Beautiful winterized kitchen by Diversified energy

Tips for Winterizing Your Outdoor Kitchen

From July 4th barbecues to weekend pool parties, you undoubtedly know how to use your outdoor kitchen during the summer months to entertain family and friends, but do you know how to protect that outdoor kitchen in winter?

If you expect your outdoor kitchen grill and other appliances to do their jobs come next summer, you’ll have to make sure you treat them right when the season is over.

The importance of utilizing the proper practices to winterize outdoor kitchen appliances simply cannot be overstated.

If you plan to enjoy your outdoor area during the colder months, you need to invest in a propane patio heater!

If you already have or are thinking of building an outdoor kitchen for next season, you should review what’s needed for winterizing outdoor refrigerators, sinks, cooktops, or even a propane fireplace! Let’s go over the best ways you can ensure that your outdoor kitchen is protected against the cold and the harsh winter elements, so you’re ready for that first cookout next year.

Importance of Winterizing

Beautiful winterized kitchen by Diversified energy
Photo From: Unsplash

You can save yourself time-consuming and costly repairs by following winterizing steps for your outdoor kitchen as the cold season approaches.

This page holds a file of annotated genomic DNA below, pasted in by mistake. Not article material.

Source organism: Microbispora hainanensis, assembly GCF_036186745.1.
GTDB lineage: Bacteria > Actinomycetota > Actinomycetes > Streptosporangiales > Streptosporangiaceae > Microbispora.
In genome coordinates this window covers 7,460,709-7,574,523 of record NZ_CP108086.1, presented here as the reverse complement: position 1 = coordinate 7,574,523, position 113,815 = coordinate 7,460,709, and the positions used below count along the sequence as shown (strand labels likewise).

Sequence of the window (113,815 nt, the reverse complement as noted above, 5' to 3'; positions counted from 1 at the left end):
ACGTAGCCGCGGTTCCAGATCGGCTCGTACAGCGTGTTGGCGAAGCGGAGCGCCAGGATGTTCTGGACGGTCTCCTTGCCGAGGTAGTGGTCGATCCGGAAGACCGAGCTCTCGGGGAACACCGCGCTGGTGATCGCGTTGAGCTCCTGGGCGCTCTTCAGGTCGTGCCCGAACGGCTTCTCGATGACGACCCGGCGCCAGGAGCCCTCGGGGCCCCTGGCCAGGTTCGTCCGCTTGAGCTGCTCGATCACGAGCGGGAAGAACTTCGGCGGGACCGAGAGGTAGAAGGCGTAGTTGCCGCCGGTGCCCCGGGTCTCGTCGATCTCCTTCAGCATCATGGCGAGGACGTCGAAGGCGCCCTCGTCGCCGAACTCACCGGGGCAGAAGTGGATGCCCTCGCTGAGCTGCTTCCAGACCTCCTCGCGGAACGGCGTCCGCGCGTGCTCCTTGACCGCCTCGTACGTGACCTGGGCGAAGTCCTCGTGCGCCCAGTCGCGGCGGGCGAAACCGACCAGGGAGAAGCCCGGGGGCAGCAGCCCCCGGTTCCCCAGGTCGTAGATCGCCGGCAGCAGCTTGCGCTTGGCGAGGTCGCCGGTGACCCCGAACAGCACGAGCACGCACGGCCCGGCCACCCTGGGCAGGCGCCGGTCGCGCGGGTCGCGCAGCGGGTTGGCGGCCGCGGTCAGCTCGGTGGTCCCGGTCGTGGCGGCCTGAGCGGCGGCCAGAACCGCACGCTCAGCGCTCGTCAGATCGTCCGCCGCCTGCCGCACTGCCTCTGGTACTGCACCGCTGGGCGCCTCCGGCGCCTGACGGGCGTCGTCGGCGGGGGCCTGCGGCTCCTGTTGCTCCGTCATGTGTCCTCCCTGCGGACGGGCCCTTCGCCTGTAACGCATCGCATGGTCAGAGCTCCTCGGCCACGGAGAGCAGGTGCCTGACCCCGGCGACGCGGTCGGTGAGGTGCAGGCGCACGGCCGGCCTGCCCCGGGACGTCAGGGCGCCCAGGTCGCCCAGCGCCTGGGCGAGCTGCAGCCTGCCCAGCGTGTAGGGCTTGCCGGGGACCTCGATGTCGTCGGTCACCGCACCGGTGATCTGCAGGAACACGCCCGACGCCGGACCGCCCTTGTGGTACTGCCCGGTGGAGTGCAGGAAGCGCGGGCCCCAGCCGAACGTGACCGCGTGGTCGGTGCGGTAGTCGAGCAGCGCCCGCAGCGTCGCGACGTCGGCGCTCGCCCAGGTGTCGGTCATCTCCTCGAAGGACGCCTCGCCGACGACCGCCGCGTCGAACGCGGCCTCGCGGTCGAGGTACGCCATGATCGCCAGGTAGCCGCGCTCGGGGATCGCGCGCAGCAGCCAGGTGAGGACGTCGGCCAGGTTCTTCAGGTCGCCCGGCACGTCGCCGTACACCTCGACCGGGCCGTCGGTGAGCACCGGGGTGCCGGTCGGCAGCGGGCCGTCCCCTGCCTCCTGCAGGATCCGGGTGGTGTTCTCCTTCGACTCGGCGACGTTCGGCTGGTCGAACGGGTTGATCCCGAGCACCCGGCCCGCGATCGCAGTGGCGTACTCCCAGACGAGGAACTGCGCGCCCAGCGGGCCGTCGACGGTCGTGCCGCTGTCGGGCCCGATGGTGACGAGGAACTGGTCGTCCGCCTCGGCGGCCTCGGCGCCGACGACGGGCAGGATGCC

The importance of winterizing your outdoor kitchen is perhaps best seen when it comes to water lines. Broken and frozen water lines are the biggest threats facing your outdoor kitchen when temperatures drop. Water in the lines can freeze, causing potential damage to appliances they are hooked up to. Water left to freeze in the lines can cause the lines to burst. 

Avoid damage, high plumbing repairs, and possibly unwanted downtime when the warm weather comes by draining water lines to sinks and refrigerators. Turn off the water and open sink faucets to completely drain water. You can also use compressed air to blow out the water lines to make sure there is no water remaining. Removing power sources to any electrical appliances is recommended.

Proper winterizing steps also protect surfaces, reduce corrosive elements, and increase the life of your outdoor kitchen appliances.

Refrigerators and Sinks

“Spring cleaning” is a common term used to describe a cleaning of a room or even an entire home, but “winter cleaning” could be used to describe the process of effectively winterizing outdoor kitchen appliances like refrigerators and sinks.